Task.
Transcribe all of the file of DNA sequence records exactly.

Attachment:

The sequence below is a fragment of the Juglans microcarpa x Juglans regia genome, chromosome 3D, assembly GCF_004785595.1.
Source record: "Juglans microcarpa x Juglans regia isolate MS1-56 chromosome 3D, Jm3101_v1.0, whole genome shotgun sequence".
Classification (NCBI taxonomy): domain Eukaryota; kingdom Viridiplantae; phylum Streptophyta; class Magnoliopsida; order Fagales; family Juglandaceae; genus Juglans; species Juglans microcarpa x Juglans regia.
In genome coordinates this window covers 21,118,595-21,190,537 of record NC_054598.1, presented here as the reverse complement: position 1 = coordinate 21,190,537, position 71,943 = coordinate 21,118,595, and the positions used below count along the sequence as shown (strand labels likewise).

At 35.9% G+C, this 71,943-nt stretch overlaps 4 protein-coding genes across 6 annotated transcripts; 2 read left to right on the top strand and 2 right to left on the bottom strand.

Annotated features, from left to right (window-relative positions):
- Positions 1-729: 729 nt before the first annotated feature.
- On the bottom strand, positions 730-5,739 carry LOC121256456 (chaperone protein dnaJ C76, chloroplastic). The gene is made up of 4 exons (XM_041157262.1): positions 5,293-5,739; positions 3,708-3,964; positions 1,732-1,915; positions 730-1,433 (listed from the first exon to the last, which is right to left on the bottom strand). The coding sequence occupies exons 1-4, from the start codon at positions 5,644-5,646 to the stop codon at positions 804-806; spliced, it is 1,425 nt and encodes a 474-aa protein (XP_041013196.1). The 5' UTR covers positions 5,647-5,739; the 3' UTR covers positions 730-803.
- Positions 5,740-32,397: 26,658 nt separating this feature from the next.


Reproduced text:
The sequence below is a fragment of the Juglans microcarpa x Juglans regia genome, chromosome 3D, assembly GCF_004785595.1.
Source record: "Juglans microcarpa x Juglans regia isolate MS1-56 chromosome 3D, Jm3101_v1.0, whole genome shotgun sequence".
Classification (NCBI taxonomy): domain Eukaryota; kingdom Viridiplantae; phylum Streptophyta; class Magnoliopsida; order Fagales; family Juglandaceae; genus Juglans; species Juglans microcarpa x Juglans regia.
In genome coordinates this window covers 21,118,595-21,190,537 of record NC_054598.1, presented here as the reverse complement: position 1 = coordinate 21,190,537, position 71,943 = coordinate 21,118,595, and the positions used below count along the sequence as shown (strand labels likewise).

At 35.9% G+C, this 71,943-nt stretch overlaps 4 protein-coding genes across 6 annotated transcripts; 2 read left to right on the top strand and 2 right to left on the bottom strand.

Annotated features, from left to right (window-relative positions):
- Positions 1-729: 729 nt before the first annotated feature.
- On the bottom strand, positions 730-5,739 carry LOC121256456 (chaperone protein dnaJ C76, chloroplastic). The gene is made up of 4 exons (XM_041157262.1): positions 5,293-5,739; positions 3,708-3,964; positions 1,732-1,915; positions 730-1,433 (listed from the first exon to the last, which is right to left on the bottom strand). The coding sequence occupies exons 1-4, from the start codon at positions 5,644-5,646 to the stop codon at positions 804-806; spliced, it is 1,425 nt and encodes a 474-aa protein (XP_041013196.1). The 5' UTR covers positions 5,647-5,739; the 3' UTR covers positions 730-803.
- Positions 5,740-32,397: 26,658 nt separating this feature from the next.